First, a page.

Researchers: Gary Bucciarelli; H. Brad Shaffer
Affiliations: UCLA; La Kretz Center for California Conservation Science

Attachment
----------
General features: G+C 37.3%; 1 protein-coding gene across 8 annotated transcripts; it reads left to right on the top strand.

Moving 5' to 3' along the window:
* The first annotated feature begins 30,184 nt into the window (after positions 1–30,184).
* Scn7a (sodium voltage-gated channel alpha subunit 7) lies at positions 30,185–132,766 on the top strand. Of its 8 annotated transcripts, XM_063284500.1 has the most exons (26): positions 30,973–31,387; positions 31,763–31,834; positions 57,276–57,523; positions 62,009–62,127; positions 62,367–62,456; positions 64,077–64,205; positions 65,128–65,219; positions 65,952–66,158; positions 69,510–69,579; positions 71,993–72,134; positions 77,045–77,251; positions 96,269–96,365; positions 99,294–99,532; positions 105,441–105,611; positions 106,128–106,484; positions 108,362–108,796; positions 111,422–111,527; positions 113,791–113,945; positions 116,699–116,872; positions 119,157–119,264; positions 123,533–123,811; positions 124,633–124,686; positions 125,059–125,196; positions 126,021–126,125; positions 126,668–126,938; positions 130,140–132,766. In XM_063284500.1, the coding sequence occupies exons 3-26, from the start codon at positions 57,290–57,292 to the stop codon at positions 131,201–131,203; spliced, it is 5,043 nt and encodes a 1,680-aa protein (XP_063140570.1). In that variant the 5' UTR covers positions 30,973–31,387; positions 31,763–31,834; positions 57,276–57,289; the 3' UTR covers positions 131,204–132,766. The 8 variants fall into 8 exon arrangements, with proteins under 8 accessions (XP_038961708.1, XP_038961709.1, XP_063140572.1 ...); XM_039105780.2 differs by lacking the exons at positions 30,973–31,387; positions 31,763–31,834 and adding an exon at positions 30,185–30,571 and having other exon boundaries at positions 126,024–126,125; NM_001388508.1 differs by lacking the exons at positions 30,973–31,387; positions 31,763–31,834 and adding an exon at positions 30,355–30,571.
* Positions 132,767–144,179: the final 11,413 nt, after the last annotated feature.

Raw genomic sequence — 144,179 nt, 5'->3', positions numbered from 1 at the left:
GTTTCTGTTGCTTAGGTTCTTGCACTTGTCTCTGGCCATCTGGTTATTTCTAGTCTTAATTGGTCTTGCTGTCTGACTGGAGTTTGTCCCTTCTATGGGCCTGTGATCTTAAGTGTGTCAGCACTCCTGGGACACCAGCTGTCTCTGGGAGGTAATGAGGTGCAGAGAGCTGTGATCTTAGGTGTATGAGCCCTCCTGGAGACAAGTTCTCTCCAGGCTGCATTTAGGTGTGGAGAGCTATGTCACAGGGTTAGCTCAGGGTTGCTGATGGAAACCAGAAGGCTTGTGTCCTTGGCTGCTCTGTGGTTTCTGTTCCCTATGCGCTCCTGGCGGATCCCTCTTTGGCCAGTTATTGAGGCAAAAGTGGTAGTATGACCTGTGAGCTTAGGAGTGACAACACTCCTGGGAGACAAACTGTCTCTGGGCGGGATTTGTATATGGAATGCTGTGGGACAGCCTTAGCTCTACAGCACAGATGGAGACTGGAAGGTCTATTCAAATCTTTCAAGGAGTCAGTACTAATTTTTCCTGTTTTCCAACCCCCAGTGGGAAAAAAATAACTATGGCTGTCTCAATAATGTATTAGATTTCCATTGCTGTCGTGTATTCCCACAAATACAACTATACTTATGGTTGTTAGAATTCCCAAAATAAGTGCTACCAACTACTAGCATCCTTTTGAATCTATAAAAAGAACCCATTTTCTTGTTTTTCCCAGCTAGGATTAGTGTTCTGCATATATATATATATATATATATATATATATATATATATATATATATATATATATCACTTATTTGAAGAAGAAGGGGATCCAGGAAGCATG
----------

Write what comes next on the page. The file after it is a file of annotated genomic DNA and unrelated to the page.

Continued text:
Summary: More than any other taxon, amphibians are at risk of extinction. Over the last 30 years, numerous global regions have documented amphibian population declines. The current estimate of the amphibian rate of extinction is ~ 200 times greater than the background rate of extinction. Areas with high amounts of biodiversity seem to be especially vulnerable. In the species rich Santa Monica Mountains, native amphibians have experienced local extirpation at many streams. Increased fire frequency, drought, and land modification, concurrently acting with global climate change, have compromised native amphibian breeding habitat throughout the Santa Monica Mountains, while introduced predators have negatively affected native amphibian breeding activity, larval survival, and recruitment. Three native amphibian species (Taricha torosa, Pseudacris regilla and P. cadaverina) currently persist in a subset of streams throughout the Santa Monica Mountains. Both T. torosa and P. cadaverina are stream-breeding specialists, but P. regilla is a generalist that will breed in natural habitat, such as streams and ephemeral pools, as well as artificial aquatic habitat within the urban matrix. It is possible that characteristics of the Santa Monica Mountains, such as elevational variation between streams and arid intervening conditions, a lack of standing water, or anthropogenic modifications and disturbances may preclude overland dispersal for these three amphibian species, thereby leading to subdivision at small-scale distances and potential reduced genetic diversity. However, generalist breeding amphibians, such as P. regilla may show increased genetic connectivity since they appear to move and breed more freely through the matrix. Yet, there is no comprehensive characterization of genetic connectivity or genetic variation of amphibian breeding populations across the Santa Monica Mountains. Given the current, extremely limited genetic information available, land managers in the Santa Monica Mountains have little sense of how our local amphibians use the landscape, and therefore how they should be managed and conserved during drought, increased fire regimes, and climate change. For this collaborative project between UCLA and the NPS, we propose to quantify genetic variation across the Santa Monica Mountains for T. torosa and the two Pseudacris sp. using current, next-generation DNA sequencing approaches and cutting-edge biocomputational analyses for each species to create a management and conservation plan for stream breeding amphibians in the region. This collaborative genomics project will result in an understanding of population demography, structure and genetic differentiation, relatedness, and movement patterns across the landscape for each species, and provide the much needed data required to manage and conserve local amphibians.